informing of eye and hand rather than by the straining of thought and memory. Unlike quantity, tension is not immediately dependent upon physical health. Neuralgic and dyspeptic persons often possess this virtue in high degree, and indeed fasting is said by spiritual teachers to intensify mental action. If quantity, however, be not added to tension, great passion or great action is followed by utter exhaustion and depression; and, where high mettle and enduring force are combined, we obtain the greatest results. Certain drugs, such as strychnine, have the property of heightening the tension of nerve; and others, such as iron and cod-liver oil, of enriching it in quantity. In the combination of the two kinds we have the most precious medicines. The so-called "nervous children"—products of a later civilization—need especially the benefits of quantity and control, and intelligent parents secure this by restraining scholastic pressure, by enforcing a regular discipline, and by encouraging physical development.
That endowment which I have called Variety or versatility is also partly innate and partly acquired, but chiefly innate. It must consist in the accretion of a greater number of ganglia and of interweaving fibres. This is not unfavorable to quantity of nerve-force, but perhaps it is unfavorable to the quality or high development of special ganglionic groups, and also to tenacity or steadfast intensity. The schoolmaster therefore abhors versatility, and that greater schoolmaster, the world, grinds it to dust. Without variety the pedant loses the sense of the infinite interests and conditions of life; with variety and without penetration the dilettante is ignorant of the depths of his own ignorance. The pedant denies that any knowledge should be taken in small quantities, the dilettante is repelled by the isolation of limited research. It would seem to be the aim of good education to insist upon a mastery of one or more subjects, that the grown man should be able to fight with the foremost, to concentrate his powers, and to realize what knowledge is, but that at the same time he should gain some not inadequate notion of the whole field of the battle of life. He will thus gain in sympathy and flexibility of mind, while he is saved from the "failing of omniscience." A happy citizen of the republic of learning must have culture at once liberal and profound, at once general and special; to such a one a little knowledge is no longer a dangerous thing.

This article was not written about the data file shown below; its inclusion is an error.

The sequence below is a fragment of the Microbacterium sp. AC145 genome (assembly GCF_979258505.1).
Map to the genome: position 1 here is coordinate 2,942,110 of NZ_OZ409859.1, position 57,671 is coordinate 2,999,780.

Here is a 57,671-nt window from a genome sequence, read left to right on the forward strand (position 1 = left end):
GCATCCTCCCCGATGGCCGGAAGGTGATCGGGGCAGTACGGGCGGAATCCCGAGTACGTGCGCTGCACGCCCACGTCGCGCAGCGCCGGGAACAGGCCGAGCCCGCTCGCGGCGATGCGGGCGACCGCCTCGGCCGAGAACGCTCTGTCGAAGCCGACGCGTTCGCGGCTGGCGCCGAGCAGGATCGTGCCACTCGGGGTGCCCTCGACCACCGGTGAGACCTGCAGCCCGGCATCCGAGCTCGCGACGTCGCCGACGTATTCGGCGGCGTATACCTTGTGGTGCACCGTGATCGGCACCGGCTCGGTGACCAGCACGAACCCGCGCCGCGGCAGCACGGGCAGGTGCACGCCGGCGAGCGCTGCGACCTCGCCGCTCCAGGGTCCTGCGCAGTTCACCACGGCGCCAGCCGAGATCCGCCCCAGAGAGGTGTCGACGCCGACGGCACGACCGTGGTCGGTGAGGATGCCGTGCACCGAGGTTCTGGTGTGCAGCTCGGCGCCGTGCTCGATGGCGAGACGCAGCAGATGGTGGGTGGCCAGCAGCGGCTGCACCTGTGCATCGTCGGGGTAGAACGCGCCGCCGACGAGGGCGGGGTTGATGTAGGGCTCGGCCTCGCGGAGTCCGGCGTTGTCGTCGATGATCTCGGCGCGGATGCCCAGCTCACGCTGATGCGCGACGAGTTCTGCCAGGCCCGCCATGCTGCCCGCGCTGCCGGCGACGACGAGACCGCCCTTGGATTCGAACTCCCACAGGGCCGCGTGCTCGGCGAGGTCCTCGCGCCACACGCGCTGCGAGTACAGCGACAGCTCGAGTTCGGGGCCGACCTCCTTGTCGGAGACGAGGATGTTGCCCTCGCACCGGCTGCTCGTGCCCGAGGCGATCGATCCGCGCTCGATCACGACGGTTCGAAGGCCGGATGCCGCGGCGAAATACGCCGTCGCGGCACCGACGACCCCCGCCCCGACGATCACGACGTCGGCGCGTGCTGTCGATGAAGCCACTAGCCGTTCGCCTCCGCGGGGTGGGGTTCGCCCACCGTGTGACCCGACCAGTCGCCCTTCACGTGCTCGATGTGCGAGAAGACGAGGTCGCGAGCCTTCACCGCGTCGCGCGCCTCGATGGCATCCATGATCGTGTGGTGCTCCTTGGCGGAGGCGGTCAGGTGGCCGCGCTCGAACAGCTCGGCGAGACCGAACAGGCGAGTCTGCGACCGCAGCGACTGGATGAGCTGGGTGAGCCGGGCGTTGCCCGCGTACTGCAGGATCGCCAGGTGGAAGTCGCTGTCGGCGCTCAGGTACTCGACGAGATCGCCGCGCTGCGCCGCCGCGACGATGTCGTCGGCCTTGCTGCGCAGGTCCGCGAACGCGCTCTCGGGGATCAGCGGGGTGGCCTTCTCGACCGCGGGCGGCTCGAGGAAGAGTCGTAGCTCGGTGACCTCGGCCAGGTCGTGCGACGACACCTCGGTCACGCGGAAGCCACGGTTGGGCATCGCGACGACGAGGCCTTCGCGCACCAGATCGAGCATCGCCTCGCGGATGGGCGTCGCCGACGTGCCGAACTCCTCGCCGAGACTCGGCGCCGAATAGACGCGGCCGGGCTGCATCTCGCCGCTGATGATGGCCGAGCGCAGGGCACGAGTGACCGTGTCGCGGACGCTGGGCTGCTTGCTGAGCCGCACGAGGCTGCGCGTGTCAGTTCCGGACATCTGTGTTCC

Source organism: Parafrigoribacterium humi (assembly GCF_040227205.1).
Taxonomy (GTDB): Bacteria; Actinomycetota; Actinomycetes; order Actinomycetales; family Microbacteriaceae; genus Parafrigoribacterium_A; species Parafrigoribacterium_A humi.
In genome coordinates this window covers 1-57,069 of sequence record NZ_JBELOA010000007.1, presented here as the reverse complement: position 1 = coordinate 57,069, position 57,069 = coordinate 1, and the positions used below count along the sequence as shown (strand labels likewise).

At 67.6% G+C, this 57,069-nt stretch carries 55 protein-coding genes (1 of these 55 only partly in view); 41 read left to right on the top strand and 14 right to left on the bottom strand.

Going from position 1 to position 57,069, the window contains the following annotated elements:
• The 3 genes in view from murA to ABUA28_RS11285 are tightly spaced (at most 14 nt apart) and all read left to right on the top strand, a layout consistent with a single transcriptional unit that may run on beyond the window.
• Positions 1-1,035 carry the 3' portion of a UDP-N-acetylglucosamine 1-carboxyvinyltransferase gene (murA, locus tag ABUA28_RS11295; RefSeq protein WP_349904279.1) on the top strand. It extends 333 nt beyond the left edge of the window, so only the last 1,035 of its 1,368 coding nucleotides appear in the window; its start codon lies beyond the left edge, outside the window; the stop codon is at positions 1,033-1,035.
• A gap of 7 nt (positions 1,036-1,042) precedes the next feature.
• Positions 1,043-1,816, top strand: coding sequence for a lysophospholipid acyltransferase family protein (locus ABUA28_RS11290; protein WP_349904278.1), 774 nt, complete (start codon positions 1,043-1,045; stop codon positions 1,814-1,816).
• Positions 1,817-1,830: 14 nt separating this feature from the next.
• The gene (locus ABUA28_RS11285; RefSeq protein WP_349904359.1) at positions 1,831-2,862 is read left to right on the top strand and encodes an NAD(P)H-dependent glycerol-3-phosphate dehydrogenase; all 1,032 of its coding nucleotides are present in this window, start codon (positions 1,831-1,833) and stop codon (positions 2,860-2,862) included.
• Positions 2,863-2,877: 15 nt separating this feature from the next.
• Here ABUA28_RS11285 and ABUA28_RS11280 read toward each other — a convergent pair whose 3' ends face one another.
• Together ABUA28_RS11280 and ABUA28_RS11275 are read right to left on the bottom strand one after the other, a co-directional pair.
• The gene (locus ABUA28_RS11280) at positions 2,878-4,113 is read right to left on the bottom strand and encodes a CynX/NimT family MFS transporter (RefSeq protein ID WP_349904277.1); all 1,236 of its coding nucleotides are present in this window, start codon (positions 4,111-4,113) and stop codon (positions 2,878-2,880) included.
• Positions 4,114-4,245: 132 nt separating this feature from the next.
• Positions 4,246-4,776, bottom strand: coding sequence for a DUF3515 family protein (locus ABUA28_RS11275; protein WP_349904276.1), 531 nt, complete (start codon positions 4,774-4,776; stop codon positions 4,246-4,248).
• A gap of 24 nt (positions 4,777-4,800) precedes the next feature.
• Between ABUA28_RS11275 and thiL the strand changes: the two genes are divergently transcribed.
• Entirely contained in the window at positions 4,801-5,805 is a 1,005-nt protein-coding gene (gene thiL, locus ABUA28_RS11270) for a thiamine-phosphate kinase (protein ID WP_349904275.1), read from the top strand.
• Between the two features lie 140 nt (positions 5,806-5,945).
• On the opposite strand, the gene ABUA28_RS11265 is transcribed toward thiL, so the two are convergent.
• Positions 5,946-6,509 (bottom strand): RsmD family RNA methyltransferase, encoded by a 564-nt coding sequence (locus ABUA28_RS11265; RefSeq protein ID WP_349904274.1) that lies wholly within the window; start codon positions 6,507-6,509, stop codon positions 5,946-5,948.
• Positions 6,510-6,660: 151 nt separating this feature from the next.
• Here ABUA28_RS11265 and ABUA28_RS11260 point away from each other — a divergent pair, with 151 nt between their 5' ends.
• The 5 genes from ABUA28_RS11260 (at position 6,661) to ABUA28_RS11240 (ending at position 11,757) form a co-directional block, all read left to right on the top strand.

Finally, Control is partly innate, but greatly the creature of education. It is, I believe, the earliest work of education, the safest work and the most abiding. As an innate virtue it consists, no doubt, in the superposition of more complex or higher centres upon the lower and upon the weaving of these together by commissures of various orders. These ganglia and fibres, sketched out as it were by inheritance, are nourished and developed by use, i. e., by education. By use
- Diderot is the most brilliant instance of the Various man I can at present call to mind.